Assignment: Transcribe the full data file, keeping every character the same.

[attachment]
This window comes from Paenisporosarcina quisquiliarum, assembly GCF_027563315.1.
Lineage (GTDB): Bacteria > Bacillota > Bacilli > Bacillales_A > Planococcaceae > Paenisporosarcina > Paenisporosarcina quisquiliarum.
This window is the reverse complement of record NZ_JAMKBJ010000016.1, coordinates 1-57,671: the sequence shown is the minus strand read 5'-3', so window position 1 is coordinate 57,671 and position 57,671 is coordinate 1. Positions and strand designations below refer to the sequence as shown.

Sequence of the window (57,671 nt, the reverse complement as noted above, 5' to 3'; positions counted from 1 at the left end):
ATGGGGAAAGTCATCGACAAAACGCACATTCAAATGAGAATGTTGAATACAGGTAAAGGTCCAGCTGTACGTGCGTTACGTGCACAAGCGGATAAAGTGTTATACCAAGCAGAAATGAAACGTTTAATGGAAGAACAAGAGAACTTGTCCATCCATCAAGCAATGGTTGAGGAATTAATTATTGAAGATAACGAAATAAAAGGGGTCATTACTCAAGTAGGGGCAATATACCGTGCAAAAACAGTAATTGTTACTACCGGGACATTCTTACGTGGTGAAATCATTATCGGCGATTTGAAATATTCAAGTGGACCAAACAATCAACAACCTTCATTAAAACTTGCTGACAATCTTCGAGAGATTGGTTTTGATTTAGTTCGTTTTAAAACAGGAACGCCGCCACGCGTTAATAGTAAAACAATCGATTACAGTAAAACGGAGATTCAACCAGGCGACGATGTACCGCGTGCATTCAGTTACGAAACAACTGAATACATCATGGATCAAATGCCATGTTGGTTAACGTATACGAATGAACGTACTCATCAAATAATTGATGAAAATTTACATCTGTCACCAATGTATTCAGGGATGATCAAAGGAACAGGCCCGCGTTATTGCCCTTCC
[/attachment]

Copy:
This window comes from Paenisporosarcina quisquiliarum, assembly GCF_027563315.1.
Lineage (GTDB): Bacteria > Bacillota > Bacilli > Bacillales_A > Planococcaceae > Paenisporosarcina > Paenisporosarcina quisquiliarum.
This window is the reverse complement of record NZ_JAMKBJ010000016.1, coordinates 1-57,671: the sequence shown is the minus strand read 5'-3', so window position 1 is coordinate 57,671 and position 57,671 is coordinate 1. Positions and strand designations below refer to the sequence as shown.

Sequence of the window (57,671 nt, the reverse complement as noted above, 5' to 3'; positions counted from 1 at the left end):
ATGGGGAAAGTCATCGACAAAACGCACATTCAAATGAGAATGTTGAATACAGGTAAAGGTCCAGCTGTACGTGCGTTACGTGCACAAGCGGATAAAGTGTTATACCAAGCAGAAATGAAACGTTTAATGGAAGAACAAGAGAACTTGTCCATCCATCAAGCAATGGTTGAGGAATTAATTATTGAAGATAACGAAATAAAAGGGGTCATTACTCAAGTAGGGGCAATATACCGTGCAAAAACAGTAATTGTTACTACCGGGACATTCTTACGTGGTGAAATCATTATCGGCGATTTGAAATATTCAAGTGGACCAAACAATCAACAACCTTCATTAAAACTTGCTGACAATCTTCGAGAGATTGGTTTTGATTTAGTTCGTTTTAAAACAGGAACGCCGCCACGCGTTAATAGTAAAACAATCGATTACAGTAAAACGGAGATTCAACCAGGCGACGATGTACCGCGTGCATTCAGTTACGAAACAACTGAATACATCATGGATCAAATGCCATGTTGGTTAACGTATACGAATGAACGTACTCATCAAATAATTGATGAAAATTTACATCTGTCACCAATGTATTCAGGGATGATCAAAGGAACAGGCCCGCGTTATTGCCCTTCC